I’ve written before that the Flashman novels by George MacDonald Fraser provided much of the inspiration for Jackson Speed, and there is no question that the Jackson Speed books are similar to the Harry Flashman novels.
The character type – the roving rascal, the womanizing coward, the historical bully – is inspired by Fraser’s Flashman. I also employed the same tool of holding out the novels as “found” memoirs. It is a fact, too, that Jackson Speed was dreamt up while I was re-reading Flashman (for the third time) and reading Shelby Foote’s The Civil War: A Narrative.
But the deeper I get into writing the Speed novels, the less I think I rely on Flashman and the more Speed has become his own person. I’ll admit, when I wrote the first Speed novel, “El Teneria,” the voice speaking to me in my head was more Flashman than Speed.
But I’ve found, particularly with “Orange Turnpike” and “High Tide” and now as I write the fifth Speed novel, that the voice I hear in my head is Speed’s voice.
It helps, too, that having written him through Fredericksburg, Chancellorsville and Gettysburg, I think Speed is more American now than he was in “El Teneria.”
Let me explain: Even though I live in rural Georgia, a British accent is a commonplace thing for me. I know several guys who are English and living here. I play soccer with them all the time. I watch English Premier League soccer and Scottish Premiership soccer, so the announcers all have English or Scottish accents. I follow on Twitter and Facebook many fans of the Scottish soccer team Partick Thistle, and I read their tweets and posts every Saturday morning. And because we’re all Partick Thistle fans, I get to read a lot of cussing, so much so, that I even gripe and moan and complain with a Scottish accent these days (liberally laced with “fook” and “pish” and “shite”).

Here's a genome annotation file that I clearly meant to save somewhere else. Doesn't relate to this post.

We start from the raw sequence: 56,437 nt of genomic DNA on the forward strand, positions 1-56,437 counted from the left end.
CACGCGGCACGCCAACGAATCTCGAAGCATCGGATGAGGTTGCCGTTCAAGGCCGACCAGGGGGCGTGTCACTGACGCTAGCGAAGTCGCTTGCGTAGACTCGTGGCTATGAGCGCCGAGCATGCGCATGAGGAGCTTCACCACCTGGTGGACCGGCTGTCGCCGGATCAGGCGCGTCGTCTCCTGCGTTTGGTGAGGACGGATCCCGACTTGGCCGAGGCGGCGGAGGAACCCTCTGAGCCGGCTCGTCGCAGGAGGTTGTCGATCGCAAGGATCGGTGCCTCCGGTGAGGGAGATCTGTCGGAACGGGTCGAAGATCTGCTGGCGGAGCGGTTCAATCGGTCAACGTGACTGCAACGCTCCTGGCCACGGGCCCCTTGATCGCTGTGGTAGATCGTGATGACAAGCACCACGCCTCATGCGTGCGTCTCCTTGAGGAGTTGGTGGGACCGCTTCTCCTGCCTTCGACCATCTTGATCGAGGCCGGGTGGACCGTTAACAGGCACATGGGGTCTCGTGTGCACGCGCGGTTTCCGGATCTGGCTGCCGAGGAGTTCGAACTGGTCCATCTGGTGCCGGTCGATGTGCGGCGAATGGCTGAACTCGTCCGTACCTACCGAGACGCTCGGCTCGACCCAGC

I watch Top Gear and, at least when I wrote “El Teneria,” I watched a lot of Doctor Who and even Gordon Ramsay’s Kitchen Nightmares.
So, I may speak with a Southern drawl and I may be surrounded by Southern accents here in rural Georgia, but I am still constantly exposed to various British accents.
And because Jackson Speed was so heavily influenced by Harry Flashman, I think Speed started life with more of an English influence than I ever intended.
But the more I write (and gain confidence in my own character and my own writing), the less Flashman influences Speed. My character has grown into his own. And he’s developed his own voice, with a properly Southern accent. It helps, too, that he’s been through some very American experiences and been hanging out with very American people. I mean, how can you keep your English influences when you count among your friends people like Abraham Lincoln and Robert E. Lee?
Without question, Jackson Speed traces his lineage back to England, and his ancestors are Harry Flashman and the guys from Top Gear and Premier League announcers, but I think he is now fully and completely American and, more importantly, Southern.
Nevertheless, I continue to owe a debt of gratitude to my fellow Partick Thistle fans on Twitter and Facebook (and the Scottish sitcom “Still Game”), and they will continue to find their way into the Jackson Speed books. I get my Allan Pinkerton dialect from Partick Thistle fans. Pinkerton, of course, pre-dates Partick Thistle’s founding, but I am confident America’s first detective would have been a Thistle supporter.
The fifth book is coming along very well now. Speed is currently hanging out in Indian Territory with Stand Watie, but he will soon be making his way west to encounter Joaquin Murieta.